Friday, May 15, 2009

A Rose by Any Other Name

A few years back North Dakota wanted to change its name to Dakota. Supporters of the idea argued that the word “North” suggested that the state climate was cold, and thus discouraged tourism. The national press got a hold of the story and the plan was abandoned under the scrutiny.

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There were two problems with the plan. First, the perceived cold isn’t North Dakota’s most significant barrier to tourism. North Dakota is relatively sparsely populated with few widely known attractions so the state gets overlooked. Second, North Dakota’s climate is among the coldest in the union, and changing its name isn’t going to change the weather.

Despite the obvious futility of pretending to be something we are not, it seems a natural inclination to change our name when we don’t like how we’re perceived. AIG is the most recent example. While there is enough gullibility and disinterest out there to defer some of the negative perceptions, simply changing its name won’t fool the majority. More importantly, changing its name does nothing to address the behaviors that created the negative perceptions in the first place.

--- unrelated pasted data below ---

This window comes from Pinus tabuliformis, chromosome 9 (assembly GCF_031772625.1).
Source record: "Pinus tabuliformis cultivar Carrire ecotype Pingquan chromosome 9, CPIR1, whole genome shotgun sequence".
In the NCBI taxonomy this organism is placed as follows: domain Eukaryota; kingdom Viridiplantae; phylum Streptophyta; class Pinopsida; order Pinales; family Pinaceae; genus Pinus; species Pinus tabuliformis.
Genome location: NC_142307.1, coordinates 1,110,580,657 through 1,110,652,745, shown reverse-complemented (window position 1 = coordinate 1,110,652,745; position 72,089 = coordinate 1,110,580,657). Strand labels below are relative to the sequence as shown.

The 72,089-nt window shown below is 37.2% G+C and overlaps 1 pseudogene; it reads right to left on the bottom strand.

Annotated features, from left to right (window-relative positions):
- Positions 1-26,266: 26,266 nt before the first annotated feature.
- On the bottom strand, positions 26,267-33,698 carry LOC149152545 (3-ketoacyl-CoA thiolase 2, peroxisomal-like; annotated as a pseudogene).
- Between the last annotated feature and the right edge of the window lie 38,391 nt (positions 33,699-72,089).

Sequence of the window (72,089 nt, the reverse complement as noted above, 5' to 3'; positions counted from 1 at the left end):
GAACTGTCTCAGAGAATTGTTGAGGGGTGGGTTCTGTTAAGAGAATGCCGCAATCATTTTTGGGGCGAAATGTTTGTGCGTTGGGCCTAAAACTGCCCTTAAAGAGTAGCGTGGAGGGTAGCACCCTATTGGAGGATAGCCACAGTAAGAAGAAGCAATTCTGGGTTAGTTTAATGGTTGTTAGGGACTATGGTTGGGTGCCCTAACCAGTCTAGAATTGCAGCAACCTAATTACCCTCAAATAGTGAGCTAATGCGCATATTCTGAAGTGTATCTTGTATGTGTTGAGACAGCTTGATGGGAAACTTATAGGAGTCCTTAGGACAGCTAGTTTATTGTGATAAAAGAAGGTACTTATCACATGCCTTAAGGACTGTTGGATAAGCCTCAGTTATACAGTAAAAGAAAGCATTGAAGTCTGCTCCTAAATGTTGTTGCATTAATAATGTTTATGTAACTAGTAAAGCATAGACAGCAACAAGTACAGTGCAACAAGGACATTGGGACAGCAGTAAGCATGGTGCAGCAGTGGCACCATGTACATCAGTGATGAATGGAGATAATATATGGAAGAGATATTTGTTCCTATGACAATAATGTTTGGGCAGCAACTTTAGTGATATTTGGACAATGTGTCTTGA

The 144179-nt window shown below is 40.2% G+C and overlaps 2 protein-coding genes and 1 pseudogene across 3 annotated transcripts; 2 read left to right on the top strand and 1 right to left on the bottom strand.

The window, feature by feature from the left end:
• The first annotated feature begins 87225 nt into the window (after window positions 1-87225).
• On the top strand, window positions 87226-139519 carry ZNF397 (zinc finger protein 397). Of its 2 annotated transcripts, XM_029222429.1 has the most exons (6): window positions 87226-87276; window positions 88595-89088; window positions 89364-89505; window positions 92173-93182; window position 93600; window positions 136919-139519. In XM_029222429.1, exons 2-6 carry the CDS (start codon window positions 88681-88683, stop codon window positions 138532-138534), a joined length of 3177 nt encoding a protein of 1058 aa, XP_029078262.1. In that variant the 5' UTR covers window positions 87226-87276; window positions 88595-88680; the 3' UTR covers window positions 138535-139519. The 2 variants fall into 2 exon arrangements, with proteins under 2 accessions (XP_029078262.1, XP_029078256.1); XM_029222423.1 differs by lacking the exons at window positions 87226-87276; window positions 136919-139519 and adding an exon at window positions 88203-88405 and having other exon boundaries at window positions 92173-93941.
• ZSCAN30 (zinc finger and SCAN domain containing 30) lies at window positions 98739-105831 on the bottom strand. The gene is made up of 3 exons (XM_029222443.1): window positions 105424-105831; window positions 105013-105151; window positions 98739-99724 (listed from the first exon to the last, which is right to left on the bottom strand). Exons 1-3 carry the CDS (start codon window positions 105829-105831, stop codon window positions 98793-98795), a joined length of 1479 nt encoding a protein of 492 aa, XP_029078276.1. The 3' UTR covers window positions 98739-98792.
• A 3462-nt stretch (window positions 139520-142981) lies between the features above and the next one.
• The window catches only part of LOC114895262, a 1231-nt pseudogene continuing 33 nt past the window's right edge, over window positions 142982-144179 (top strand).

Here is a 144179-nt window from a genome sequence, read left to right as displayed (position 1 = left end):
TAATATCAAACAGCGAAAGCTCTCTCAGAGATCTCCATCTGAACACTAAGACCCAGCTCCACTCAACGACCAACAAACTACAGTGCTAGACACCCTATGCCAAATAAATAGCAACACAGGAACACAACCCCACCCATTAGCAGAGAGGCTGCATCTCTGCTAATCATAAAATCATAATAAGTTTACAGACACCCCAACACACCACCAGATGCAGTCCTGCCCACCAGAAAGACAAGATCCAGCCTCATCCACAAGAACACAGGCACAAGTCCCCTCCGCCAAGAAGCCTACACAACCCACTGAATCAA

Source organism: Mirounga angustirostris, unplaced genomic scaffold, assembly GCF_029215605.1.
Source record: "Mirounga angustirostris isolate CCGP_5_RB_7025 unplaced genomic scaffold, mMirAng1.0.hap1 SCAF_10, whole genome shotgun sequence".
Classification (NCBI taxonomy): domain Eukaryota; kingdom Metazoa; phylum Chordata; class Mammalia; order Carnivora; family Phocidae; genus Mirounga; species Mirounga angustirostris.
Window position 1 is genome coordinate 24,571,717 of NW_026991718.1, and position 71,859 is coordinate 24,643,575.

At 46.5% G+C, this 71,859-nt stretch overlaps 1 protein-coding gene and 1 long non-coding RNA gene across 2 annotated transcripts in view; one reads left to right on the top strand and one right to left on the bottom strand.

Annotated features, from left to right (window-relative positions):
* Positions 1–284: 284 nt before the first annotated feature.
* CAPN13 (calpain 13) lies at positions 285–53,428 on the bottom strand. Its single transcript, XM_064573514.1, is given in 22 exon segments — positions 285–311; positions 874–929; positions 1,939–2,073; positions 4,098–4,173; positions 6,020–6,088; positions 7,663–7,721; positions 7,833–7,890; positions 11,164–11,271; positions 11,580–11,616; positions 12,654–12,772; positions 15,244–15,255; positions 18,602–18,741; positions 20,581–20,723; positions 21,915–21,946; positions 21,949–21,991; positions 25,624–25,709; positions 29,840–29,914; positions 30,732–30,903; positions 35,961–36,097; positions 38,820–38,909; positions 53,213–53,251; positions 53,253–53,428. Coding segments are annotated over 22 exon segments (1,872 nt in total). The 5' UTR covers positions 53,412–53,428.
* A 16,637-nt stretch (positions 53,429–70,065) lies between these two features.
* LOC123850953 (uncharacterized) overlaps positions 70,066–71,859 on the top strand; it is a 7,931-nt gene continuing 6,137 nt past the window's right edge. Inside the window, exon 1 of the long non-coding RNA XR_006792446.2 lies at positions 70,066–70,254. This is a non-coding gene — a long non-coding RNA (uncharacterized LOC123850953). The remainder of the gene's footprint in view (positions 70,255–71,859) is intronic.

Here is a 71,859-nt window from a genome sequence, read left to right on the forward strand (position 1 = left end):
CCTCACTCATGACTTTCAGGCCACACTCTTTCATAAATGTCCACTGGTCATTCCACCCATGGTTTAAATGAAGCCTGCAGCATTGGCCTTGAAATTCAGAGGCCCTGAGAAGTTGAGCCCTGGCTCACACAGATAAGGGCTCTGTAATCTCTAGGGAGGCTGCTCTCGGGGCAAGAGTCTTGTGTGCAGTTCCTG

Promoting state tourism is no different than promoting a company. Both have strengths and weaknesses that influence the consumers they can attract. When the obstacle is inherent, as in the case of North Dakota’s weather, the solution could be to view the obstacle an asset (a topic for a future post). When the obstacle is of one’s own making, the solution is to change behavior. The adage goes, “you can’t run from your past.” And while it may seem more difficult, making amends is usually more efficient and effective than avoidance.

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